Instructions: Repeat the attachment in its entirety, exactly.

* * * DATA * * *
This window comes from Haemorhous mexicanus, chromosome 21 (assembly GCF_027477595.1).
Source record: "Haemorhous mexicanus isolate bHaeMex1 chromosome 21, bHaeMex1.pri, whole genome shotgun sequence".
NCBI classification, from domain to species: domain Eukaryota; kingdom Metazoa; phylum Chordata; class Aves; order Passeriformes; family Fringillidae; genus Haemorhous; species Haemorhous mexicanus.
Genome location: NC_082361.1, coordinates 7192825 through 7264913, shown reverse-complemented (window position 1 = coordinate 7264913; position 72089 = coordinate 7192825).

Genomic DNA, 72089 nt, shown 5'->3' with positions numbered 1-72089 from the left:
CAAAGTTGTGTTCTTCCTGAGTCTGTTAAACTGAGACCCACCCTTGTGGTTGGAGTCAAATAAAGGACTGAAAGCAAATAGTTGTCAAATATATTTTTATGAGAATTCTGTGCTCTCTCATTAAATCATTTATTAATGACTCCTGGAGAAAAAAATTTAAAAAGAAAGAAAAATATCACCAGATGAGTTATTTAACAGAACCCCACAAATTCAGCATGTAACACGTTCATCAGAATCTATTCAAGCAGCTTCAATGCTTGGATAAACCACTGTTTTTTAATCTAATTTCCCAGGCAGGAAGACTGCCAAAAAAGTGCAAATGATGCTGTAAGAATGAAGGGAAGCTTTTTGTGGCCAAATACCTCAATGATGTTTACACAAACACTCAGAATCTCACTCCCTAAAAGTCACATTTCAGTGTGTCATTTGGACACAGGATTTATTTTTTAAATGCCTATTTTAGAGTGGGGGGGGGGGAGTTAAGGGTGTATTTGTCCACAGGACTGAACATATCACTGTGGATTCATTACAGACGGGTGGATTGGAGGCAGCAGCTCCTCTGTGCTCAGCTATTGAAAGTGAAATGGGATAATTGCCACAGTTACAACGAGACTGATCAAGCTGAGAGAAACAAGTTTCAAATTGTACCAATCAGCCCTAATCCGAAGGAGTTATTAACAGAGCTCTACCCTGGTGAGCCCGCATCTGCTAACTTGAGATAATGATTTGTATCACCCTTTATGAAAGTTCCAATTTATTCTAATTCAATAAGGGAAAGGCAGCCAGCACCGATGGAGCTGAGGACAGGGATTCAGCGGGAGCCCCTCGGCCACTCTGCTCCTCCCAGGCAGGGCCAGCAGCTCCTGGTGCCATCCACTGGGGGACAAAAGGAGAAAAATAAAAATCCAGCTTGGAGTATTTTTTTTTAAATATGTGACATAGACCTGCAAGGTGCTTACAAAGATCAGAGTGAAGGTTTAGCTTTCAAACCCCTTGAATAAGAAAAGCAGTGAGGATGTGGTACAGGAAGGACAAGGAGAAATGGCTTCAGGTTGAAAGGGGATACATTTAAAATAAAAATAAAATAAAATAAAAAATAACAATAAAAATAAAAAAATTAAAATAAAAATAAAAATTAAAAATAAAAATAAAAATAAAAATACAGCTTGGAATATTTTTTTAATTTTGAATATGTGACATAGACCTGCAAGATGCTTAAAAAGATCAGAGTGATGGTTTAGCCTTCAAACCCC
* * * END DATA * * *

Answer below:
This window comes from Haemorhous mexicanus, chromosome 21 (assembly GCF_027477595.1).
Source record: "Haemorhous mexicanus isolate bHaeMex1 chromosome 21, bHaeMex1.pri, whole genome shotgun sequence".
NCBI classification, from domain to species: domain Eukaryota; kingdom Metazoa; phylum Chordata; class Aves; order Passeriformes; family Fringillidae; genus Haemorhous; species Haemorhous mexicanus.
Genome location: NC_082361.1, coordinates 7192825 through 7264913, shown reverse-complemented (window position 1 = coordinate 7264913; position 72089 = coordinate 7192825).

Genomic DNA, 72089 nt, shown 5'->3' with positions numbered 1-72089 from the left:
CAAAGTTGTGTTCTTCCTGAGTCTGTTAAACTGAGACCCACCCTTGTGGTTGGAGTCAAATAAAGGACTGAAAGCAAATAGTTGTCAAATATATTTTTATGAGAATTCTGTGCTCTCTCATTAAATCATTTATTAATGACTCCTGGAGAAAAAAATTTAAAAAGAAAGAAAAATATCACCAGATGAGTTATTTAACAGAACCCCACAAATTCAGCATGTAACACGTTCATCAGAATCTATTCAAGCAGCTTCAATGCTTGGATAAACCACTGTTTTTTAATCTAATTTCCCAGGCAGGAAGACTGCCAAAAAAGTGCAAATGATGCTGTAAGAATGAAGGGAAGCTTTTTGTGGCCAAATACCTCAATGATGTTTACACAAACACTCAGAATCTCACTCCCTAAAAGTCACATTTCAGTGTGTCATTTGGACACAGGATTTATTTTTTAAATGCCTATTTTAGAGTGGGGGGGGGGGAGTTAAGGGTGTATTTGTCCACAGGACTGAACATATCACTGTGGATTCATTACAGACGGGTGGATTGGAGGCAGCAGCTCCTCTGTGCTCAGCTATTGAAAGTGAAATGGGATAATTGCCACAGTTACAACGAGACTGATCAAGCTGAGAGAAACAAGTTTCAAATTGTACCAATCAGCCCTAATCCGAAGGAGTTATTAACAGAGCTCTACCCTGGTGAGCCCGCATCTGCTAACTTGAGATAATGATTTGTATCACCCTTTATGAAAGTTCCAATTTATTCTAATTCAATAAGGGAAAGGCAGCCAGCACCGATGGAGCTGAGGACAGGGATTCAGCGGGAGCCCCTCGGCCACTCTGCTCCTCCCAGGCAGGGCCAGCAGCTCCTGGTGCCATCCACTGGGGGACAAAAGGAGAAAAATAAAAATCCAGCTTGGAGTATTTTTTTTTAAATATGTGACATAGACCTGCAAGGTGCTTACAAAGATCAGAGTGAAGGTTTAGCTTTCAAACCCCTTGAATAAGAAAAGCAGTGAGGATGTGGTACAGGAAGGACAAGGAGAAATGGCTTCAGGTTGAAAGGGGATACATTTAAAATAAAAATAAAATAAAATAAAAAATAACAATAAAAATAAAAAAATTAAAATAAAAATAAAAATTAAAAATAAAAATAAAAATAAAAATACAGCTTGGAATATTTTTTTAATTTTGAATATGTGACATAGACCTGCAAGATGCTTAAAAAGATCAGAGTGATGGTTTAGCCTTCAAACCCC